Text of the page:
Bowfishing is about the most accessible form of bowhunting out there. There is no sitting around like you would when waiting on a deer to walk by or for a fish to bite. There is no whispering and being cold. Instead, there’s lots of shooting, and on a good day, reeling in lots of big fish. And a bowfishing spot is rarely far away.

You don’t need a whole lot of expensive gear, either. Barefoot women in bikinis – we’re talking cheap bikinis from Wal-Mart – go bowfishing all the time. Hell, even watching it is fun.


Truthfully, the only required gear is a fish arrow tied to a line that’s tied to a bow. For many years, I shot gar and carp from drainage ditches using an empty coffee can bolted to my bow’s riser as a hand-wind reel. That’s the stuff of wholesome memory. But good gear does make bowfishing more fun and productive. Here’s an inside look at a few items that – while maybe not essential – are definitely worth having.

1. Cajun Sucker Punch Bow and Hybrid Reel Combo
The AMS Retriever has been the yardstick of bowfishing reels for a numbers of years. It’s still a damn good reel. But now it has some competition in Cajun’s new Hybrid Reel, which blends the tangle-free, zero-drag characteristics of the AMS with the high retrieval speed of a spincast reel. I reviewed this reel, along with Cajun’s new Sucker Punch bowfishing bow, in the April issue of Field & Stream. This is a bow that comes with either constant-draw or 60 percent let-off modules (a feature I like when I’m after big fish in deep water). Although time will tell how well it holds up to abuse, it seems to be the real deal. It’s the setup I’ll be shooting this summer. ($449.99;

2. Muzzy Gar Point


I’ve shot fish with a variety of bowfishing points. Big barbs, small barbs, folding barbs, and multiple barbs. But if I could choose only one point, it would be the Muzzy Gar Point, hands-down. It has unmatched penetration potential on tougher species, such as grass carp and heavy gar, and it’s so durable that I’ve fired it into heavy riprap without damaging it. Although the point’s small barbs and Trocar tip aren’t the best for holding soft-fleshed fish like bighead carp and paddlefish (pictured above), complete pass-throughs on those fish with this point are a frequent occurrence. When that happens, barb size doesn’t much matter. Reversing the barbs to remove the arrow from a fish takes about 5 seconds. ($7.95;

3. Sweet Lucy
I don’t remember where I heard the name “Sweet Lucy” as it pertains to a hefty hardwood stob suitable for whacking a 50-pound carp into submission, but I do know that when a giant fish is flopping in the floor of my boat and wrecking gear, Sweet Lucy puts a stop to it. This near-indispensable item is so cheap you can afford several different models. (Perfectly free in back yards everywhere.)

4. Polarized Sunglasses
Although many prefer bowfishing at night, shooting on a calm, sunny day can be just as productive. There are fewer bugs, and you can save the after-dark hours for drinking beer and celebrating your fish-sticking triumphs. But for daylight shooting, good polarized sunglasses are a must. The difference in quality is literally the difference in seeing fish – or not. After many years and pairs of junk glasses, I got a pair of Costa Del Mar Double Haul glasses last summer. They’re the best I’ve ever tried. ($179 and up;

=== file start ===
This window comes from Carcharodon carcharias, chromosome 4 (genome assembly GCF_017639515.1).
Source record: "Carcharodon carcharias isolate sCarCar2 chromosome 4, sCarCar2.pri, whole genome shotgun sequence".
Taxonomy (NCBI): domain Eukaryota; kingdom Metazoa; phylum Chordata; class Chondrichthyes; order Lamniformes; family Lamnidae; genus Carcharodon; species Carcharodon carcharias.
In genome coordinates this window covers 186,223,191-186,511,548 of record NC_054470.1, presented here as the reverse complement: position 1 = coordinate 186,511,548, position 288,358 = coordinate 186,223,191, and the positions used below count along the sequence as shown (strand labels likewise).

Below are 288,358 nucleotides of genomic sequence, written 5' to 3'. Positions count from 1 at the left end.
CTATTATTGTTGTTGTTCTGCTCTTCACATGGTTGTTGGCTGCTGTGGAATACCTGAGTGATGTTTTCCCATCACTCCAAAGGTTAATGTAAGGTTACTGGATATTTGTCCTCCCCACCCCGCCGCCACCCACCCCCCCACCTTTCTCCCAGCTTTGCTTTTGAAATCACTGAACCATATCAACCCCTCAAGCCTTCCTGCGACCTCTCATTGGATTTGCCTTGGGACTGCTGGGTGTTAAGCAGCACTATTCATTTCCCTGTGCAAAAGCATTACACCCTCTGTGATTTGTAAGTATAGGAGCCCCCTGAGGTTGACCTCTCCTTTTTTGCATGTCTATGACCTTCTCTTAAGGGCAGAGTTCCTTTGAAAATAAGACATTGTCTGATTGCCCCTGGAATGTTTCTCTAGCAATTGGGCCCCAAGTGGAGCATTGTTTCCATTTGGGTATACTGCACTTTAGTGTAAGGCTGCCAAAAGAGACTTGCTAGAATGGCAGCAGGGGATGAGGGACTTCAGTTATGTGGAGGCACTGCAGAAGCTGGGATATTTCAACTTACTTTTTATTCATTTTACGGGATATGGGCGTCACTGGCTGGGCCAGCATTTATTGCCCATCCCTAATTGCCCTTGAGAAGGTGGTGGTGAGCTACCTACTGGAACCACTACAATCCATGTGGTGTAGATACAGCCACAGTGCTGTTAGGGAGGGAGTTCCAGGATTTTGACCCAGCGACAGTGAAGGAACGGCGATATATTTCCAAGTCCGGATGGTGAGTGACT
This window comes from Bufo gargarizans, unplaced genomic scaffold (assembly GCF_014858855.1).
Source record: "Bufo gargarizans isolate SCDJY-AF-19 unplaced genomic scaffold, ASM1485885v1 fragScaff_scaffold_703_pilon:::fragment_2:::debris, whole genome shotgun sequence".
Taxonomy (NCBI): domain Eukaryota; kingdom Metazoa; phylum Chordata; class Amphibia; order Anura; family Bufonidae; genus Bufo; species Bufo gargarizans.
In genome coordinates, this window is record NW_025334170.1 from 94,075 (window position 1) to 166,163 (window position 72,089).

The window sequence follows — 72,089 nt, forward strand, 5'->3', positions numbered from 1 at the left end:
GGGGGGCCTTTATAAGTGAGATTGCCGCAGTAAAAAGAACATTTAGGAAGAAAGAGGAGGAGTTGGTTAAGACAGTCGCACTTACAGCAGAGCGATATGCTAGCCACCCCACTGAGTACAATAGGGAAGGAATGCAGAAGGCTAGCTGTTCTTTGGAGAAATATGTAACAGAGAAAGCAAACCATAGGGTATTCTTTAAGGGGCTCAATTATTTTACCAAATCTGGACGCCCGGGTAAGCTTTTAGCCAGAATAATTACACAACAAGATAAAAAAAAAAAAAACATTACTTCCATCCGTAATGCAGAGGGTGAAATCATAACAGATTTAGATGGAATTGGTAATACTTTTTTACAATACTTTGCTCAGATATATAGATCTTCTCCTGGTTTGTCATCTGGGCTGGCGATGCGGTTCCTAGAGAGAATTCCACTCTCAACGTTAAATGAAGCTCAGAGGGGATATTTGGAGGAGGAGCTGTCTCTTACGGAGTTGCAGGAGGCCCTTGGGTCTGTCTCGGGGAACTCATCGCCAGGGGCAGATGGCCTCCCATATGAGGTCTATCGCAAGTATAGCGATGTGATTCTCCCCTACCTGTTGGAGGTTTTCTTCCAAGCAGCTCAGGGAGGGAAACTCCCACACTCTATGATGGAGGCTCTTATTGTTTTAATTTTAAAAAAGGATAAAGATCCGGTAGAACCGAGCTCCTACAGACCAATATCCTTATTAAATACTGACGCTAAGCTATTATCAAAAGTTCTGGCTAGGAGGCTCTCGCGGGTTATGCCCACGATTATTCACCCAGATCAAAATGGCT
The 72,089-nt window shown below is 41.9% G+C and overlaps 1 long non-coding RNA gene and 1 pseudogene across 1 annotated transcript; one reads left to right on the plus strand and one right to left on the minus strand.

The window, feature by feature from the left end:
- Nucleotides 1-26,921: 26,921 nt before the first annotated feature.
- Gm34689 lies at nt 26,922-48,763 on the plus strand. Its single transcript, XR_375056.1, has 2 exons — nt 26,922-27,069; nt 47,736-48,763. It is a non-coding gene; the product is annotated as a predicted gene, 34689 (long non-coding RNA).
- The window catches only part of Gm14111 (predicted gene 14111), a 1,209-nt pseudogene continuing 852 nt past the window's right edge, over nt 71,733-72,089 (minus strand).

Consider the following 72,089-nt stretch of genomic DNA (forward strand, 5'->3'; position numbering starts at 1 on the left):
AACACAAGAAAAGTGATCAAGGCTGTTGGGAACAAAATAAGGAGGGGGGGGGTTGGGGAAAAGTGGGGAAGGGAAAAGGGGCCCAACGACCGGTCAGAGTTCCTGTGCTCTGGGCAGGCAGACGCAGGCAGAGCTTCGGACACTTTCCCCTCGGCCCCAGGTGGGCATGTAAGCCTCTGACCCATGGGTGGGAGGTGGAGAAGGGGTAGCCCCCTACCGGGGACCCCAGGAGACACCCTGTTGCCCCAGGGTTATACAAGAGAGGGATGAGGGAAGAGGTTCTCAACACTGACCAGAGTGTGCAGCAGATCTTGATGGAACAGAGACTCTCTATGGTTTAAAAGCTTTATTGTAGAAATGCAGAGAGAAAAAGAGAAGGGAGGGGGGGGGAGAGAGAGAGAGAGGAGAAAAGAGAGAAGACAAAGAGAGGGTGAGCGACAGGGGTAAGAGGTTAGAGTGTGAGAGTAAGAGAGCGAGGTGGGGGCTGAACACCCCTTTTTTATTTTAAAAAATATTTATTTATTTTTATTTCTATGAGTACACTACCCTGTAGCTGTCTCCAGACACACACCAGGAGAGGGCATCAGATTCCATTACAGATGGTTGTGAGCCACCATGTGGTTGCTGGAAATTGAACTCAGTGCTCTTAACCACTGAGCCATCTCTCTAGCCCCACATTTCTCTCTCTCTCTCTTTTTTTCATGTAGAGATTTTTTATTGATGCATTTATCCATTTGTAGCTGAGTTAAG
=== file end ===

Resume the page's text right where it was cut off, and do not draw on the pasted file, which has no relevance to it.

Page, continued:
5. Gut Bucket


Look, this sport is messy business. It’s not uncommon for big, thrashing carp to create projectiles of their entrails. And their slime, given a little time in the sun, will bake onto your boat’s hull solid as a clear-coat paint job. So a boat-bound bowfisherman needs a gut bucket. The heavy-duty plastic, lawn and leaf buckets from Wal-Mart cost about $10 and will do everything a good gut bucket should.

6. Fishing Biscuit
Bowfishing rigs don’t require precision tuning, but to hit a fish under water, you do need an arrow that flies straight. Shooting right off the shelf, recurve-style, works. But a containment rest is so much handier when a sudden shot arises. Plenty of enterprising bowfishermen superglue the bristles of a Whisker Biscuit rest together so that they’re rigid enough to support a 1,000-grain arrow. But Trophy Ridge also sells a bowfishing version of the Whisker Biscuit called – you guessed it – the Fishing Biscuit, which will support a bowfishing arrow. It’s also adjustable for windage and elevation, which is a handy thing when you’re trying to set a perfect nocking point. ($49.99;

7. Q-Beam and Lawnmower Battery
Bugs aside, shooting at night does have advantages. Many species are more active near the surface after dark, particularly on lakes and rivers that receive heavy boat traffic. Yet, the standard bowfishing light setup – multiple halogen bulbs powered by a portable generator – is expensive, not to mention noisy enough to spook bigheads, grass carp, and other wary species. A 6-volt lawnmower battery will fit into a sturdy backpack, so it’s handy enough to use from the shore or while wading the shallows. It’ll provide silent power to a Q-Beam for a couple hours.

8. Bowfishing Shirt


The design on the shirt doesn’t really matter. It can be camo or your favorite beer logo (so long as it’s not an IPA or some such hipster brew). I’ve seen some fine shirts decorated with howling wolves and dream catchers. But the only things required of a good bowfishing shirt are that it is rendered sleeveless and thick enough to absorb a full day’s worth of carp guts and slime while retaining a clean spot. You’ll need somewhere to wipe your hands on before grabbing a sandwich from the cooler, after all.